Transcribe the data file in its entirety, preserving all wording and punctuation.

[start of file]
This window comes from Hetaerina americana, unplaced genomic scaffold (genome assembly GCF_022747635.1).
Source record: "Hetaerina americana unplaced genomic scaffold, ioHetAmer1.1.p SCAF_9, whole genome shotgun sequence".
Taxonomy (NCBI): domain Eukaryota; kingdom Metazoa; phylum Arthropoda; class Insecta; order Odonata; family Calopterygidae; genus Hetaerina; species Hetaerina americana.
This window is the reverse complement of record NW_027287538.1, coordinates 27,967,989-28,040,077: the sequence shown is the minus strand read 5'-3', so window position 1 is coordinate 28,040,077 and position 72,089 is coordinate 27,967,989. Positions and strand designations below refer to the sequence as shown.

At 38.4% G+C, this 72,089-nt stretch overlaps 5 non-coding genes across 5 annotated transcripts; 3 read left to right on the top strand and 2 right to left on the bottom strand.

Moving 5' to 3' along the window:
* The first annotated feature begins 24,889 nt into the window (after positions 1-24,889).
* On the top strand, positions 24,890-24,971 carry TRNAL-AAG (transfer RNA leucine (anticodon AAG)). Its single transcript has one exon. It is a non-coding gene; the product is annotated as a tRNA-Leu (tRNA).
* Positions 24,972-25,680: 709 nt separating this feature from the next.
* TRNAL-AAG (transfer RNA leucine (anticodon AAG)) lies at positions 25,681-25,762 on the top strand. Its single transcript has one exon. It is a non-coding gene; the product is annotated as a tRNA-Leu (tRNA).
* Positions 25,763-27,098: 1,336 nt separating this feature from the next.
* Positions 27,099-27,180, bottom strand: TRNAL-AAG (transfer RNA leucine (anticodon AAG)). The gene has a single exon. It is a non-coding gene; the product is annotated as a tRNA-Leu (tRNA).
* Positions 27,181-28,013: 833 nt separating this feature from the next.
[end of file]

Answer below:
This window comes from Hetaerina americana, unplaced genomic scaffold (genome assembly GCF_022747635.1).
Source record: "Hetaerina americana unplaced genomic scaffold, ioHetAmer1.1.p SCAF_9, whole genome shotgun sequence".
Taxonomy (NCBI): domain Eukaryota; kingdom Metazoa; phylum Arthropoda; class Insecta; order Odonata; family Calopterygidae; genus Hetaerina; species Hetaerina americana.
This window is the reverse complement of record NW_027287538.1, coordinates 27,967,989-28,040,077: the sequence shown is the minus strand read 5'-3', so window position 1 is coordinate 28,040,077 and position 72,089 is coordinate 27,967,989. Positions and strand designations below refer to the sequence as shown.

At 38.4% G+C, this 72,089-nt stretch overlaps 5 non-coding genes across 5 annotated transcripts; 3 read left to right on the top strand and 2 right to left on the bottom strand.

Moving 5' to 3' along the window:
* The first annotated feature begins 24,889 nt into the window (after positions 1-24,889).
* On the top strand, positions 24,890-24,971 carry TRNAL-AAG (transfer RNA leucine (anticodon AAG)). Its single transcript has one exon. It is a non-coding gene; the product is annotated as a tRNA-Leu (tRNA).
* Positions 24,972-25,680: 709 nt separating this feature from the next.
* TRNAL-AAG (transfer RNA leucine (anticodon AAG)) lies at positions 25,681-25,762 on the top strand. Its single transcript has one exon. It is a non-coding gene; the product is annotated as a tRNA-Leu (tRNA).
* Positions 25,763-27,098: 1,336 nt separating this feature from the next.
* Positions 27,099-27,180, bottom strand: TRNAL-AAG (transfer RNA leucine (anticodon AAG)). The gene has a single exon. It is a non-coding gene; the product is annotated as a tRNA-Leu (tRNA).
* Positions 27,181-28,013: 833 nt separating this feature from the next.